I’ve adapted this from last year’s Memorial Day post…
This weekend, in the United States, we mark Memorial Day, an observance that honors the dead, especially those who served and died defending the country in wartime.
How did the ancients keep this holiday? Well, they didn’t, of course, since it’s a nineteenth-century innovation of American origin.
But there’s a sense in which the early Christians kept every day as a “Memorial Day.” They called the Eucharist an anamnesis, a “memorial” of Christ’s death — a God-willed remembrance through which Jesus became really present.
And they marked not only Christ’s death, but also the days of the saints who died in Christ, especially the martyrs. Very early, the Church’s calendar began to teem with feast days honoring the dead, and the living Christians gained some notoriety for their treatment of the deceased.
Cremation had long been the norm in most societies of the pagan Roman Empire. Jews, however, followed the custom of burying their dead. Christians did, too, and looked upon “Christian burial” as an expression of their faith in the resurrection of the body. Such an oddity was this practice that, in many locales, it earned Christians a derogatory nickname: “The Diggers.”
Yet the pagans also honored their dead, often with lavish funeral rites. One common component, in Greek and Roman cultures, was the funeral banquet. The empire had many laws regulating the practice of funerary societies, clubs that would guarantee a decent send-off and a festive memorial for their members. Benign local officials sometimes chose to look upon Christian churches as funerary societies, since they seemed to fulfill the same purpose.
Roman families actually hosted severals banquets to honor their recently deceased: one at the gravesite the day of the funeral; the second at the end of nine days of mourning; others on specified religious holidays; and one major banquet on the birthday of the deceased. (See the excellent discussion of these meals in Dennis E. Smith’s From Symposium to Eucharist: The Banquet in the Early Christian World. It’s a fascinating study, in spite of its very low-church conclusions.)
Christians adapted the ancient rites as their own — or saw no reason to abandon them completely after conversion. Like the former pagans themselves, the pagan customs were thoroughly converted — baptized, as it were, purified and rendered a new creation. One major Christian difference was in giving bodies a decent burial. This is abundantly evident in the recently discovered catacombs in Rome, where hundreds of corpses were found well dressed and placed with reverence.
Christians also kept the custom of funerary banquets. In some places they may have taken the form of an “Agape,” or love-feast, as we find recorded in the New Testament Letter of St. Jude. Another possibility is that the funeral Eucharist was observed as part of a fuller banquet, a practice we find in St. Paul’s First Letter to the Corinthians (chapter 11). In some churches the funeral was certainly marked by a Eucharist at the gravesite. We have a very early record of the graveside practice, from the mid-second century, in the apocryphal Acts of John. These funerary banquets or Masses may also be the meals we find depicted on the walls of the catacombs.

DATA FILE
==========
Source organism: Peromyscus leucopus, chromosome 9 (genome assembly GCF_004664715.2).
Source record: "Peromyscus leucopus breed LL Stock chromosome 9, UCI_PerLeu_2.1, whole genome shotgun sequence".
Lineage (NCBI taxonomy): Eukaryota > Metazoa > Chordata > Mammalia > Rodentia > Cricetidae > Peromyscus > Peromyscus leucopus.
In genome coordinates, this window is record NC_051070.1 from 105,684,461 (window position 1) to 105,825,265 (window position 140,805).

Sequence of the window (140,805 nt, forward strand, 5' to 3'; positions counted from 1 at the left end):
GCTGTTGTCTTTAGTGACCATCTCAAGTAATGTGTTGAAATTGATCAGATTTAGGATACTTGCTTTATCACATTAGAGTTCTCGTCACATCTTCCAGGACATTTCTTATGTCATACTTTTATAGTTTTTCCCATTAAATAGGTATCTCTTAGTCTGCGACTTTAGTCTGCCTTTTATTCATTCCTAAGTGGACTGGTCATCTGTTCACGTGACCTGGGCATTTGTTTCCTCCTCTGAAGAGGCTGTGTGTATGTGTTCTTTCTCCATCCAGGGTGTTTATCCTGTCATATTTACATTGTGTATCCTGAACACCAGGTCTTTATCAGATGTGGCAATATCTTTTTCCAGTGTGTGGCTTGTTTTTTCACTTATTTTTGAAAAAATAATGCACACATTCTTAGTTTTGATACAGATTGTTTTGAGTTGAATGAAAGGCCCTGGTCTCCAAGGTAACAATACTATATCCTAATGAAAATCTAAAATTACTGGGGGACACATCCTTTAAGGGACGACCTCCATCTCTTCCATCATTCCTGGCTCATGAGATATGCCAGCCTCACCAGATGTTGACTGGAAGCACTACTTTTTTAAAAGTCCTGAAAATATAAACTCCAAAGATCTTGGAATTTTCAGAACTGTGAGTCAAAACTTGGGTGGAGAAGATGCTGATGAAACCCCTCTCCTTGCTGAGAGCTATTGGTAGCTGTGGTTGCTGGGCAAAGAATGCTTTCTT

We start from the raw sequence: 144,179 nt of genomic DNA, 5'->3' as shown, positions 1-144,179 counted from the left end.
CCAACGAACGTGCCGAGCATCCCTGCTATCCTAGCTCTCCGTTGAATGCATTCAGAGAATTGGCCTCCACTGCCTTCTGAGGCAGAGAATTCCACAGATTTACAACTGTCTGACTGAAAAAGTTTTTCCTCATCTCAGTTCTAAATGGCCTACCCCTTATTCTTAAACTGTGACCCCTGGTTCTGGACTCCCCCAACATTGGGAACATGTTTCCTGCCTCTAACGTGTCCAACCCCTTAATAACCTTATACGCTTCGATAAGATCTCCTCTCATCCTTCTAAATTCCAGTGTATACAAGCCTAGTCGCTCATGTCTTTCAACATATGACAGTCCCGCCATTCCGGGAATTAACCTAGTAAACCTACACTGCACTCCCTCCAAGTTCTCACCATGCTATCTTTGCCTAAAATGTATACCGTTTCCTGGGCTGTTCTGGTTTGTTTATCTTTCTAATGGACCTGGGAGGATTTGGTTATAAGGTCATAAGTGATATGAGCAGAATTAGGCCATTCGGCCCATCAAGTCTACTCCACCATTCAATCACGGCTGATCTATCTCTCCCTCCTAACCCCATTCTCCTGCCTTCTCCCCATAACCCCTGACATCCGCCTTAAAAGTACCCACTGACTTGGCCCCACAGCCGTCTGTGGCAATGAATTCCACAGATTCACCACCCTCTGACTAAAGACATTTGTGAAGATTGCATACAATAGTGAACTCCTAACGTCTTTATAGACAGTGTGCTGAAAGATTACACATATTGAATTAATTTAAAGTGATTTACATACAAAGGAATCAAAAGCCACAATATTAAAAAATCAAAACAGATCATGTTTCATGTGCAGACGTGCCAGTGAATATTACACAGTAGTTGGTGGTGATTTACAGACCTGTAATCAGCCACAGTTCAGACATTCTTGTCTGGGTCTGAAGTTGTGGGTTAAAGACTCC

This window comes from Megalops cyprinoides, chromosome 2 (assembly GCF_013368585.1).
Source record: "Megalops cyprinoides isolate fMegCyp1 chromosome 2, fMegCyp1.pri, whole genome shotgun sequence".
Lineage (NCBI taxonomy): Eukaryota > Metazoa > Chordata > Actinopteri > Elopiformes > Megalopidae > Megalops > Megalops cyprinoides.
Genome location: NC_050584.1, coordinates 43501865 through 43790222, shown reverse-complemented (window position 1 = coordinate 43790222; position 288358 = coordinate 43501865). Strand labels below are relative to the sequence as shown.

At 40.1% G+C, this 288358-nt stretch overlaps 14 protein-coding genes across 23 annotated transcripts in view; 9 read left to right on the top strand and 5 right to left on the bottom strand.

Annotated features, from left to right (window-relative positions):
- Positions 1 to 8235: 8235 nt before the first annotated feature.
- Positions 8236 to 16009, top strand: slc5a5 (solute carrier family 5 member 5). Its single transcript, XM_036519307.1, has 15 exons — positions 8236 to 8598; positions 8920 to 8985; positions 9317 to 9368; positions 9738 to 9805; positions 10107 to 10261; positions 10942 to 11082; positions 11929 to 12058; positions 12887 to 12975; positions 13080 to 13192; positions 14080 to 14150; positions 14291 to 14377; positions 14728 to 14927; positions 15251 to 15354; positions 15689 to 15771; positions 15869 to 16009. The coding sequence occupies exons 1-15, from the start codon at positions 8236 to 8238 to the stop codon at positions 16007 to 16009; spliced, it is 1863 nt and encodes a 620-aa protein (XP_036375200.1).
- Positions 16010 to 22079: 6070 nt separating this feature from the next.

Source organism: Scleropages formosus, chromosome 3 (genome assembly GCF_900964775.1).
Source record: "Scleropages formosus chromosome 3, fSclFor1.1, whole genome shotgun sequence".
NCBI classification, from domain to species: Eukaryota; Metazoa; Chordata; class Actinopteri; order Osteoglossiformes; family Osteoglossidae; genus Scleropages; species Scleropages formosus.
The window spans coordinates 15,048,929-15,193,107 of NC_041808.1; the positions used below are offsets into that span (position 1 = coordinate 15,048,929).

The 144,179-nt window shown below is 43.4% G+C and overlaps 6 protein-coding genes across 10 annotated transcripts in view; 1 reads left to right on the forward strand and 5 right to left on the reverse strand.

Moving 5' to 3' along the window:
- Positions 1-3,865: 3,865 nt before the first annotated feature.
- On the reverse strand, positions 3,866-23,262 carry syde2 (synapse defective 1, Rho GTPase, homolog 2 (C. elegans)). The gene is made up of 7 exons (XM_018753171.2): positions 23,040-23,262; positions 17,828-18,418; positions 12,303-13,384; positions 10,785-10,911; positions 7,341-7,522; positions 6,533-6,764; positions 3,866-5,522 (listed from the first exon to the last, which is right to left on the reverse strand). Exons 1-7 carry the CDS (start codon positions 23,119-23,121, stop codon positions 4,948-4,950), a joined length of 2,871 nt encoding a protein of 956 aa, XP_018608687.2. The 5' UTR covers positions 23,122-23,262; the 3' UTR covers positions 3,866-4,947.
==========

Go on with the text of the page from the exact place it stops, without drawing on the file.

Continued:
By the fourth century, the gravesite celebrations — sometimes called refrigeria, or “refreshments” — had gained a reputation in some quarters as raucous, drunken affairs. This was especially true of the festivals of popular saints, where the temptation was strong to knock one back for every glass poured out as a libation. When St. Monica moved from North Africa to Italy to be near her son Augustine, the Milanese bishop, St. Ambrose, discouraged her from observing the refrigeria at all — even in a pious way.
The great liturgical scholar Joseph Jungmann noted that the earliest recorded graveside Masses were offered on the third day after the Christian’s burial. The third day — what a stunning symbolic fulfillment of our life in Christ — how beautiful, how poignant, how utterly incarnational and sacramental! Jungmann sees this custom as the ancestor of our current practice of votive Masses for the dead. And he notes times and places where various churches traditionally observed the seventh day, the ninth, the thirtieth, and the fortieth as well.
Some people see the gorgeous farewell passage in Augustine’s Confessions as a turning point in ancient attitudes. There, Monica, who had once avidly marked the refrigerium, now asks her son to remember her in the Mass. It is, they say, at this moment in history that popular sentiment had begun to turn from the rowdy festival to the solemn Mass. That’s a nice thought, but it seems contradicted by later practice, as Christians continued to mark festive banquets at gravesites throughout the era of the Fathers.
Two years ago, while researching these customs, I had a “Christmas Carol” moment straight out of Dickens. Googling around, I landed on one of the many lovely sites devoted to the Roman catacombs. There I learned that, in the area called St. Miltiades in the Catacombs of St. Callixtus, there is a “Crypt of Refrigerium.” It is very near, the website told me, to the so-called “Cubicle of Aquilina,” which bears the inscription “Aquilina dormit in pace” (Aquilina sleeps in peace). Last year I saw that inscription with my own eyes.
May that inscription one day be true of me, and may it this day be true of my ancestors, whom I remember, as the holiday requires.